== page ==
1-27-11

1-27-11 - 1-27-11 Evaluating Arguments (Terminology) o...

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Unformatted text preview: 1-27-11 Evaluating Arguments (Terminology) o Deductive arguments o Valid o Invalid o Sound o Unsound o Propositions o True o False o Probably/ improbable o Possible/ impossible Example of a Valid Argument 1) If my car runs, then my car has gas 2) My Car runs C) Therefore, my car has gas Example of an Invalid Argument 1) If my car runs, then my car has gas 2) My car has gas C) Therefore, my car runs Deductive Validity o An argument is deductively valid if and only if it is impossible for all of the premises to be true and for conclusion to be false o An argument is deductively valid if and only if the conclusion is true if all of the premises are true Judging Validity o We judge validity by attempting to imagine scenarios where all of the premises are true but where the conclusion is false Test Case 1) Birds swim and fish fly C) Birds swim Test Case 1) If you don’t study today, you wont study tomorrow 2) If you don’t study tomorrow, you wont study ever again C) Therefore, if you don’t study today, you wont study ever again Test Case 1) All dogs are mammals 2) McCloud is a mammal C) Therefore, McCloud is a dog Test Case 1) Nobody likes ice cream 2) All ice cream is dairy C) Nobody likes dairy Test Case 1) Dragons are fictional 2) Dragons are not fictional C) Therefore, unicorns are dangerous Bad argument/impossible for both premises to be true/Valid – when premises contradict each other, the argument is valid Questions o Can a valid argument have a false conclusion? T o Can a valid argument have all false premises? T o Can a valid argument have a false premises and a true conclusion? T o Can a valid argument have some premises as true and other premises as false? T ...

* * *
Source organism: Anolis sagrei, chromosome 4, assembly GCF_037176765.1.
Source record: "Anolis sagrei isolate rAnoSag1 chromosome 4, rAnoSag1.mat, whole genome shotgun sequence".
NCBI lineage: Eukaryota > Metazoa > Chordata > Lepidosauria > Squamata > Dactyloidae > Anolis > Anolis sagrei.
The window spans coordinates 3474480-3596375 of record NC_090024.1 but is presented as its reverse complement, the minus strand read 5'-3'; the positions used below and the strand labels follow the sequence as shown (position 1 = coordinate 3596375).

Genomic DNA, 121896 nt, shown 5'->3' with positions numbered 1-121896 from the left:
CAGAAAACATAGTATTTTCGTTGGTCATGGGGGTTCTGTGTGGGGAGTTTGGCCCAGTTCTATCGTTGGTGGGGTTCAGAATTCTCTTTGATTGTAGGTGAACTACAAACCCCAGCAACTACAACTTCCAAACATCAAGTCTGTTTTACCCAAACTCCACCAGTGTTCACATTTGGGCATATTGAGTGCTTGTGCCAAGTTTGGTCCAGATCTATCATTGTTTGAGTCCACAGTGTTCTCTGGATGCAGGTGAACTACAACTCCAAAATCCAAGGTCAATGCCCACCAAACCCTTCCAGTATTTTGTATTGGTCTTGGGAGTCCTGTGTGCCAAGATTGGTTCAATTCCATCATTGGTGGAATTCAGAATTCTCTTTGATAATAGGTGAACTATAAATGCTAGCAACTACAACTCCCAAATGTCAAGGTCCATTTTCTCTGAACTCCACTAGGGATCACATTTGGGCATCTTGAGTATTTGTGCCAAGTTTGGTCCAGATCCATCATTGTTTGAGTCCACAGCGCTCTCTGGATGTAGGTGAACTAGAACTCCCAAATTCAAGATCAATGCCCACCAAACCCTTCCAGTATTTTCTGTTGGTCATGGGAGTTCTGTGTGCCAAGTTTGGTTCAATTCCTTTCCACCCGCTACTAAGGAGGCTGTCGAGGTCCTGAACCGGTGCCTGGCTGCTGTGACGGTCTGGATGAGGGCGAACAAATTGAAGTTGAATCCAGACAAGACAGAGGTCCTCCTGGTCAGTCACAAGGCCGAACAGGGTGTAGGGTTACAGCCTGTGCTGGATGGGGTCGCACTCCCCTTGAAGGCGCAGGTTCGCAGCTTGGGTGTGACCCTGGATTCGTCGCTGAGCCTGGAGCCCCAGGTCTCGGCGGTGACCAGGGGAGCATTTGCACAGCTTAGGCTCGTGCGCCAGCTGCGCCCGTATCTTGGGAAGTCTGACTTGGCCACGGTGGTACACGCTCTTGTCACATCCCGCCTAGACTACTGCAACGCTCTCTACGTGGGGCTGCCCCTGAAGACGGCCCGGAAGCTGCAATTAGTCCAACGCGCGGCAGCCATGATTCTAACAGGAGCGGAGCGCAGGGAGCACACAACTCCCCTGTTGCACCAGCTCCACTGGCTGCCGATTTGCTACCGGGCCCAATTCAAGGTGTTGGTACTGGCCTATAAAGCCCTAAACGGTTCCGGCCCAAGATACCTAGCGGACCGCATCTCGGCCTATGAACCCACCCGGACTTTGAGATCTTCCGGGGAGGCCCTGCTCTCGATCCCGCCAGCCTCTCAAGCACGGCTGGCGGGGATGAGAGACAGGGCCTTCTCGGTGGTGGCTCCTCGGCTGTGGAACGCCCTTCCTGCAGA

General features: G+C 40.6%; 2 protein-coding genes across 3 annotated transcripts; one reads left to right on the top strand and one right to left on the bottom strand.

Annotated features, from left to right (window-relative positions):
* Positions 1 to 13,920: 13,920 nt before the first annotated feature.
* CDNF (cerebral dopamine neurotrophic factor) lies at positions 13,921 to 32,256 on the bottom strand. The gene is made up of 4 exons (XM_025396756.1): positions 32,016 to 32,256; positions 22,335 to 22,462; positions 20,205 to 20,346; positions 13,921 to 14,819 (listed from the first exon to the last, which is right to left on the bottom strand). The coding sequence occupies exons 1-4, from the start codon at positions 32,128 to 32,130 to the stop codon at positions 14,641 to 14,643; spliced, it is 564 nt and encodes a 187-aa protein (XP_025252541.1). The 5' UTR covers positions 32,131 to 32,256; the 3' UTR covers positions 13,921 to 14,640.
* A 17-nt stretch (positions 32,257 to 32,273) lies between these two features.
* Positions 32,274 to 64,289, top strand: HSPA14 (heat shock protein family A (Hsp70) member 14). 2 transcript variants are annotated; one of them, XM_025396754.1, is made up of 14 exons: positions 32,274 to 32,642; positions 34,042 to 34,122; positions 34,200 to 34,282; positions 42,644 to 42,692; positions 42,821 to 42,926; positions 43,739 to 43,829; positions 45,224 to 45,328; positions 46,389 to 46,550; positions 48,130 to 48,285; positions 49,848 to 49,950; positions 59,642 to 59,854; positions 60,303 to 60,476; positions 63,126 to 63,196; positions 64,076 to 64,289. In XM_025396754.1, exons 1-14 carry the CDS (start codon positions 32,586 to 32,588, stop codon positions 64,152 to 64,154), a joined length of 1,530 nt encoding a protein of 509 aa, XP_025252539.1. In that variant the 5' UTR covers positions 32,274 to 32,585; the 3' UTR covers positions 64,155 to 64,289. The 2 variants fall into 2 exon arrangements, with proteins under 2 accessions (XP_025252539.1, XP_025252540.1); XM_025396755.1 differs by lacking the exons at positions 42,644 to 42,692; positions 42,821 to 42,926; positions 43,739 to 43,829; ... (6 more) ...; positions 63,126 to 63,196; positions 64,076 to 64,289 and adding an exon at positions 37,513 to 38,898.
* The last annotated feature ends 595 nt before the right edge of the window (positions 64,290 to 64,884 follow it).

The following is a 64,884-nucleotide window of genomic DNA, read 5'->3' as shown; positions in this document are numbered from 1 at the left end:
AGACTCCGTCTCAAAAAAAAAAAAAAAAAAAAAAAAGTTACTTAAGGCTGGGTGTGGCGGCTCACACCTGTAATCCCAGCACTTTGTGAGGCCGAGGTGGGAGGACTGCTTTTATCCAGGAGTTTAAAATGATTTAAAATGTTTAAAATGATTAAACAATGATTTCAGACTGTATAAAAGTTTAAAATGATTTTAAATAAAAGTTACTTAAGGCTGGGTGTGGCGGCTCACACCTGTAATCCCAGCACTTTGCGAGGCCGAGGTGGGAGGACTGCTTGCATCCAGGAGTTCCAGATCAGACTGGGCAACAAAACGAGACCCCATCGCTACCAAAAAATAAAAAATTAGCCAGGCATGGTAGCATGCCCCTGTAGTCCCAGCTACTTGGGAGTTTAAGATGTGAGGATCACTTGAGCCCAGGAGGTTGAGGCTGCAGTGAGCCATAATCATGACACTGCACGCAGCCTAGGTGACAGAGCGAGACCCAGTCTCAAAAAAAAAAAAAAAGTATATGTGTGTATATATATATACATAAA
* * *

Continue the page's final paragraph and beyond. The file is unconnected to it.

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This note was uploaded on 04/05/2012 for the course PHI 2100 taught by Professor Mikepatterson during the Spring '12 term at FSU.

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1-27-11 - 1-27-11 Evaluating Arguments (Terminology) o...

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